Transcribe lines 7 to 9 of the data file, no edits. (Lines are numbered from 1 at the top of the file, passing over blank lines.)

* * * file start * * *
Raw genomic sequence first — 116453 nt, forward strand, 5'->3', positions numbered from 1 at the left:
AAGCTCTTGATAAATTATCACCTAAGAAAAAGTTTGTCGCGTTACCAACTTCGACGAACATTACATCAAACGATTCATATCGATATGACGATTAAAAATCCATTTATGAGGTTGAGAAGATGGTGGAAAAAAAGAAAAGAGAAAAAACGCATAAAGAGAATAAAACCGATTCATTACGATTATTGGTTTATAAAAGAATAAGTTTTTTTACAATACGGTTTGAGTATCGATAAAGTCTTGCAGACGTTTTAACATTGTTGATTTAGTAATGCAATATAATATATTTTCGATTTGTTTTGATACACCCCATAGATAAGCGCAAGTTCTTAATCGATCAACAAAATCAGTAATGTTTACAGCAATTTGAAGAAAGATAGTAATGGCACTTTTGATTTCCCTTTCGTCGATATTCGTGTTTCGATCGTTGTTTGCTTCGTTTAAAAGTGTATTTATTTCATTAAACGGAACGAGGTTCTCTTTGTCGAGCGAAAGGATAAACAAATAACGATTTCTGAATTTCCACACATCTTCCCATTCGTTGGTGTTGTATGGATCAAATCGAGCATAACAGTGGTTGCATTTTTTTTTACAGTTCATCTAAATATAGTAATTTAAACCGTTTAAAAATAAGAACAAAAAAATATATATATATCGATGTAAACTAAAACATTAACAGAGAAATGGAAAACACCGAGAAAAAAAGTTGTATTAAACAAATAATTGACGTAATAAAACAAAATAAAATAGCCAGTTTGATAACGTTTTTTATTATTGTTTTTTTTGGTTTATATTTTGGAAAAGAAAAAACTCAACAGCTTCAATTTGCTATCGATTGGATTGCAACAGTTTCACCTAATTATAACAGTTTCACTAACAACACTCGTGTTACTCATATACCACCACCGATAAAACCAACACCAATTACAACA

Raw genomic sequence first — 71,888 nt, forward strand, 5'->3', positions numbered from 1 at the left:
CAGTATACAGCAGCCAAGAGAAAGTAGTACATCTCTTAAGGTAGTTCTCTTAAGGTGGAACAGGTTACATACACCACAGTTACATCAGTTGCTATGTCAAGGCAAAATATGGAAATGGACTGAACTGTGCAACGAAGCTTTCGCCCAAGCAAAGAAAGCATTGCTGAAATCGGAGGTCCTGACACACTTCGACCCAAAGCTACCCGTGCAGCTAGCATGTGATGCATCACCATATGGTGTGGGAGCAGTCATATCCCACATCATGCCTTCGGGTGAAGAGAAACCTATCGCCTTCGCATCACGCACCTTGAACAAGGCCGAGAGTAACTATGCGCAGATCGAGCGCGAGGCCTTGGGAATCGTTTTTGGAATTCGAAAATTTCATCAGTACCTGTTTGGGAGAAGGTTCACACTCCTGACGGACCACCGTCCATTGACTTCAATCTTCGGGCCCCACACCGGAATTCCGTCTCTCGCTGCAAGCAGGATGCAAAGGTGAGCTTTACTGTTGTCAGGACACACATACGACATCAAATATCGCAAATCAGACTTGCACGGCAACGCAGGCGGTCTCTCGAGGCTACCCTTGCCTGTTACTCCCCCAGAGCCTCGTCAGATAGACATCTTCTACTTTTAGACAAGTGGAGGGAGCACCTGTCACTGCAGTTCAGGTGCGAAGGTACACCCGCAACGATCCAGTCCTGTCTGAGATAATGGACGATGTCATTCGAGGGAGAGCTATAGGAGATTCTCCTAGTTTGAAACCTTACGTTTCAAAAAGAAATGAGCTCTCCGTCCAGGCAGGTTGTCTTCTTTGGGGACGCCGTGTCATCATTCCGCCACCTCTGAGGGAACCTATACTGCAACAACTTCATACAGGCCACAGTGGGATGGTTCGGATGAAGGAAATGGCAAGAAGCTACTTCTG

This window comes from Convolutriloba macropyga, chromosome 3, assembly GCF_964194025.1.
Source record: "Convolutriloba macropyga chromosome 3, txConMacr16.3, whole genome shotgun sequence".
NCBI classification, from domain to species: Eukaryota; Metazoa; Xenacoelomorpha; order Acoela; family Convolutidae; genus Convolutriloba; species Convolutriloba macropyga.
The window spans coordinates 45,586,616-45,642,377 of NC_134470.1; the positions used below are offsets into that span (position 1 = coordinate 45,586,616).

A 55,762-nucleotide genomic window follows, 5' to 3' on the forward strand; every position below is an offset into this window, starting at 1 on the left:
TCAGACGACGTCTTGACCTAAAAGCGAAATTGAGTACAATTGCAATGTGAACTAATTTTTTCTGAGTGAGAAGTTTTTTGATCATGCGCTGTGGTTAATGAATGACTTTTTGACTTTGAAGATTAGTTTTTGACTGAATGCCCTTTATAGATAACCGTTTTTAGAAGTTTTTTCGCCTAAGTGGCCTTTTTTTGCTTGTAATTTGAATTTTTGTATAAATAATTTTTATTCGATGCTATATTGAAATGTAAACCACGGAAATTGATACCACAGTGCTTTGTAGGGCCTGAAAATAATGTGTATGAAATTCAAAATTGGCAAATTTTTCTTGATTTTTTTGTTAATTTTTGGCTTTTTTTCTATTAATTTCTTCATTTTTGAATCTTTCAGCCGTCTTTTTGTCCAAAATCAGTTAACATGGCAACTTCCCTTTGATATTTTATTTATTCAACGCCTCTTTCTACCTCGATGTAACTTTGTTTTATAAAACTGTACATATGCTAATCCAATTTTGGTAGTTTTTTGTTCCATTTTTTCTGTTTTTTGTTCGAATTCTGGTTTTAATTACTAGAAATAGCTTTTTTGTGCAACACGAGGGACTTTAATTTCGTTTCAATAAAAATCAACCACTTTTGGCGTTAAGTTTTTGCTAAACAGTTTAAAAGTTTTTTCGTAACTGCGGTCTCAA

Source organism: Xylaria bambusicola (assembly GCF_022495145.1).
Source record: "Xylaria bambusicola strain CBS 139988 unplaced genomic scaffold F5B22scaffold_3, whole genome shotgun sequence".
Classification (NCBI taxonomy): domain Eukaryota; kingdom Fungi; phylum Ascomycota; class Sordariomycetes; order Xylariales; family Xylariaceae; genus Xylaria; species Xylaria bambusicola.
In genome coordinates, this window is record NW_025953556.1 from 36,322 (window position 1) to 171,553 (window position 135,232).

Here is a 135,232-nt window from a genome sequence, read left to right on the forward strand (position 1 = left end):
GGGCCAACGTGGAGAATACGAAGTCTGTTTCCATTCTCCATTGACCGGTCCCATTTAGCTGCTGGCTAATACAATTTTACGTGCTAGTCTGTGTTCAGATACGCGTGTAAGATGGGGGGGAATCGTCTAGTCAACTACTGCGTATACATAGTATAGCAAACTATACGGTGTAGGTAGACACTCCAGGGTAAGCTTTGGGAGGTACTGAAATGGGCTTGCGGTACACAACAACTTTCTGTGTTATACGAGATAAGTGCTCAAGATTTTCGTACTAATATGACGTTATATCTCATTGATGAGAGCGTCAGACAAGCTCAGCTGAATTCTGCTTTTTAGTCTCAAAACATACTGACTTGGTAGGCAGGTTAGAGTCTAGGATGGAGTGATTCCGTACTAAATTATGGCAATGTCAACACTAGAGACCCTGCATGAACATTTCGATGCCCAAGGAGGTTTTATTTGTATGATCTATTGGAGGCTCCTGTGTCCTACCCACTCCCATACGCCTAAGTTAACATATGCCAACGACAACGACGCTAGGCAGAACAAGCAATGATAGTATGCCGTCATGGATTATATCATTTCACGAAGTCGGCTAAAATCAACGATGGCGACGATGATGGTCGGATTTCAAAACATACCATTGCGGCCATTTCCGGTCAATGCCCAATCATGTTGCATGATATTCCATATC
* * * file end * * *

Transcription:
NCBI classification, from domain to species: Eukaryota; Metazoa; Xenacoelomorpha; order Acoela; family Convolutidae; genus Convolutriloba; species Convolutriloba macropyga.
The window spans coordinates 45,586,616-45,642,377 of NC_134470.1; the positions used below are offsets into that span (position 1 = coordinate 45,586,616).

A 55,762-nucleotide genomic window follows, 5' to 3' on the forward strand; every position below is an offset into this window, starting at 1 on the left: